Nate has now turned 9 months old and is definitely on the move.
Congratulations, Nate. You can now sit without support!
This is a major achievement for him. Look how proud he is! He celebrates by clapping his hands. Applause, applause.
He keeps balance while he sits by leaning forward. Soon, he will be able to, while sitting, turn his upper body so that he also can reach objects behind his back without falling.
Now that he's managed to sit up, the next major achievement in motor development will be crawling. Many children learn to sit and crawl at almost the same time, but this differs from child to child.
Crawling is the forward movement created by a child on his hands and knees with the chest and the buttocks free from the ground.
Until Nate manages to perfect crawling, he will use other crawl-like techniques to move forward while being on his stomach.
This is creeping, meaning that he pushes himself forward with his arms and legs, but does not lift his body off the ground.
We see that Nate's speed is quite impressive even though he is not crawling yet. He manages to get to where he wants to.
Here Nate is on his stomach and suddenly manages to get into the right position for crawling. He takes one step forward before this position becomes to heavy for him, and he has to start creeping. Hurray! At least I can get where I want, Nate thinks.
Soon, you'll reach your next important motor achievement, Nate. That is crawling!
Nate has developed even more strength and balance when standing even though his mother supports him by holding both his hands. When we compare Nate to himself from 2 months ago, we notice that his ability to stand now is much more controlled, even though he still needs some support.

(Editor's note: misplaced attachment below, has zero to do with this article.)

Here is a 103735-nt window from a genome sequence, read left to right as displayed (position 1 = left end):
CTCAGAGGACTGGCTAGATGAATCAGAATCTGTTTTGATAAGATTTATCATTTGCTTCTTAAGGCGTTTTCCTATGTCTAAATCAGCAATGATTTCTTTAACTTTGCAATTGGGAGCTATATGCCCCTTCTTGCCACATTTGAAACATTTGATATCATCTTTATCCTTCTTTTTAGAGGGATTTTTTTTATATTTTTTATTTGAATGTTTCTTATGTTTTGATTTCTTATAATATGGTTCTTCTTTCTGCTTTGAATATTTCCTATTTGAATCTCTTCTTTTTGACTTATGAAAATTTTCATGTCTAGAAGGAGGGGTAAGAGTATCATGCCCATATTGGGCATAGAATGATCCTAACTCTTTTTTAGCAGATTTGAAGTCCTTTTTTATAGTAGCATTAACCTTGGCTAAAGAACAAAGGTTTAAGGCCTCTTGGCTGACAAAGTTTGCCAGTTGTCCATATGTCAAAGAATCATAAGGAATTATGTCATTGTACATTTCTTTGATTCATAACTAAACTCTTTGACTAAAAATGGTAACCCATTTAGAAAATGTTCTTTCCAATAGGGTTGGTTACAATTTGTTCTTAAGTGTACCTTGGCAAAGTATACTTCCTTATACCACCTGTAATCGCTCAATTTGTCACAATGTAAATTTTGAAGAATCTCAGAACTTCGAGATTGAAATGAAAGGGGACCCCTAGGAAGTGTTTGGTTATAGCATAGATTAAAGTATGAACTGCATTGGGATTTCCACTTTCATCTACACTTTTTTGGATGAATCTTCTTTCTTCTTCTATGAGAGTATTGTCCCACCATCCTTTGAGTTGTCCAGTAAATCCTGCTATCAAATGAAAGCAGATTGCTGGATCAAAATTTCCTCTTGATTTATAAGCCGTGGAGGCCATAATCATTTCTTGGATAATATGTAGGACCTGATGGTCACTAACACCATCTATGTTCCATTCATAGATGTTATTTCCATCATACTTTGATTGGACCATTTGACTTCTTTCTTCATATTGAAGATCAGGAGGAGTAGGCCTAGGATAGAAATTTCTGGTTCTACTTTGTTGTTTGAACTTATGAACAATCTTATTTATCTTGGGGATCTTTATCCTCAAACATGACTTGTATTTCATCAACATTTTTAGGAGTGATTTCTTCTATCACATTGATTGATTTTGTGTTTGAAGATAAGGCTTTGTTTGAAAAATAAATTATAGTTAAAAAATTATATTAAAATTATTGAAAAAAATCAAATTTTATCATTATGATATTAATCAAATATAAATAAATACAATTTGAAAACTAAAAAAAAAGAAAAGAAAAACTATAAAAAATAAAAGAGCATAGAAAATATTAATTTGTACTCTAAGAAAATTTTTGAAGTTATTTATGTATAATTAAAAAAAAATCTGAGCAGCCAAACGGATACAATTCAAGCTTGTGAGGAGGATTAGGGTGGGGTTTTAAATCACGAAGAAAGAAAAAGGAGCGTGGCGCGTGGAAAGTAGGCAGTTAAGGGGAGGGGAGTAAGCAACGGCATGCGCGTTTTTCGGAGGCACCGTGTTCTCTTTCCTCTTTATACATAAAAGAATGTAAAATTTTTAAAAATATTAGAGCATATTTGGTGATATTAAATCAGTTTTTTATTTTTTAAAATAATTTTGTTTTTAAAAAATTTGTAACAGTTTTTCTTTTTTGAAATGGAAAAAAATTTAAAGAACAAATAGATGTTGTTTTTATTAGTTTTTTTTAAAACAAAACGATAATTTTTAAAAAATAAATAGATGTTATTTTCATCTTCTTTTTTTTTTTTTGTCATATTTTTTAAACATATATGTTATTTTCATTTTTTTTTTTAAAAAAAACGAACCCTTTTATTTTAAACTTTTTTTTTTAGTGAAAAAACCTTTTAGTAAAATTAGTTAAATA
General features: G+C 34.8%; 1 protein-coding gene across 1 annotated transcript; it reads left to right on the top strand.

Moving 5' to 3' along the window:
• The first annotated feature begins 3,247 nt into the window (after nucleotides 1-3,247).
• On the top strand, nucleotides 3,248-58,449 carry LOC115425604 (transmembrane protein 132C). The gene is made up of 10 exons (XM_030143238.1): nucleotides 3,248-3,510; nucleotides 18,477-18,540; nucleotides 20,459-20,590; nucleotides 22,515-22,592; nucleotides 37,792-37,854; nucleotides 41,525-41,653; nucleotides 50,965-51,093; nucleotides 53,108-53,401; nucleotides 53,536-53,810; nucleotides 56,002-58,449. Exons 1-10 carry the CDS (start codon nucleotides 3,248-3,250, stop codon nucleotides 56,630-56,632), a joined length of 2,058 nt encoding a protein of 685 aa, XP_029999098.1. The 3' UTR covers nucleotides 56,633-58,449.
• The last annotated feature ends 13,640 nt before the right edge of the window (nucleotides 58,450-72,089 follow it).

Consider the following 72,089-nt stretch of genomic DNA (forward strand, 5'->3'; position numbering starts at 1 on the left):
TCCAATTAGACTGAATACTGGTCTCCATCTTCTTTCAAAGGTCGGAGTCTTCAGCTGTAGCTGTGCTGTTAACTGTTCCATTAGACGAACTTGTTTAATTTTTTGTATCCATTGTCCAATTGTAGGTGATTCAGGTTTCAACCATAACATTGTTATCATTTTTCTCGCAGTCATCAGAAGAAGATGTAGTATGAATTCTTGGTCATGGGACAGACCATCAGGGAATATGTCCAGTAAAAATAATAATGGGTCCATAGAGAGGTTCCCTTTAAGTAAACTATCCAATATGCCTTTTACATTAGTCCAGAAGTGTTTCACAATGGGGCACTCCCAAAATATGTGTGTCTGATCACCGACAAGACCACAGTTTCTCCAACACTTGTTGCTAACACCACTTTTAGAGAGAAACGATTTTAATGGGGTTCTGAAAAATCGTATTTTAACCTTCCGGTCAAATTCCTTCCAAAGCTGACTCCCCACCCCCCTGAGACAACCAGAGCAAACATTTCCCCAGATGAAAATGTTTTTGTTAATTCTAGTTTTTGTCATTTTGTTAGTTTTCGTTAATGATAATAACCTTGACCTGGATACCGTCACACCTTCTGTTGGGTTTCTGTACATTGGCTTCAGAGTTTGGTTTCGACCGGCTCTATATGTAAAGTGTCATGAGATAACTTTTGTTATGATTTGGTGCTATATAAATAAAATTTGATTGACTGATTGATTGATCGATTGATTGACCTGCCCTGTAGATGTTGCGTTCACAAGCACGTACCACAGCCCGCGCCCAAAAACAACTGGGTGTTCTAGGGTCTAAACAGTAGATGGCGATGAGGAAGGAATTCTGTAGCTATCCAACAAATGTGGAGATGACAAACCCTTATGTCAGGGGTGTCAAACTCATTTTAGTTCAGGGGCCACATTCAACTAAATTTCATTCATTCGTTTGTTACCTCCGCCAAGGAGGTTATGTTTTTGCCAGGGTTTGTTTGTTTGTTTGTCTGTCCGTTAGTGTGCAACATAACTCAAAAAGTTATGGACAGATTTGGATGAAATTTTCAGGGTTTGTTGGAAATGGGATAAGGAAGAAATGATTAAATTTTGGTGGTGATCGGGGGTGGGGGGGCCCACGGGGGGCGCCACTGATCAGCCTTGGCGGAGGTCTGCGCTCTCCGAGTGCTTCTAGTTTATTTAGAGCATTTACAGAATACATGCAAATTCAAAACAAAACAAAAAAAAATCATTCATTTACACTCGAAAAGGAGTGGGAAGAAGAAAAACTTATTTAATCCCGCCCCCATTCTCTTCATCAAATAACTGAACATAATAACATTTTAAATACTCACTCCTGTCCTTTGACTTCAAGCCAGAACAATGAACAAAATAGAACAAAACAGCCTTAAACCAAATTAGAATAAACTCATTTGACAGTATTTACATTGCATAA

In this phase of development, many children will start putting one leg in front the other and visa versa. This is the beginning of learning to walk.
Between 7 and 12 months of age, most children develop several support or developmental reflexes (which are different from the ones that you are born with). These new reflexes are vital for the development of the balance needed to be able to sit, crawl, stand and eventually walk.
At this age, the child's control over his hand and finger movements is improving and gets more and more sophisticated. Watch Nate as he examines his toy using his forefinger. His grasp also improves, making it possible for him to manipulate very small objects.
It is still interesting to taste objects, but small objects can cause a child to choke. Always make sure that the child's environment is childproofed and always supervise a child at this age if they are handling small objects.
Typically a 9-month-old child cannot easily loosen his grip and let things go, but he can shift a toy from one hand to the other. He enjoys banging things together or against the ground, especially if it makes a funny noise. He is also learning that using more force makes a louder noise. Nate thinks that this is very funny.
Watch how well Nate uses his forefinger to examine his toy.
Your 9-month-old baby can make many different sounds and has a lot to say. She has started to play with sounds like "ga ga ga" and "ba ba ba". She also knows that some sounds, like "mama", mean special people and soon she will start saying the names of people and objects.
Copyright © 2012 Meredith Corporation.
All content on this Web site, including medical opinion and any other health-related information, is for informational purposes only and should not be considered to be a specific diagnosis or treatment plan for any individual situation. Use of this site and the information contained herein does not create a doctor-patient relationship. Always seek the direct advice of your own doctor in connection with any questions or issues you may have regarding your own health or the health of others.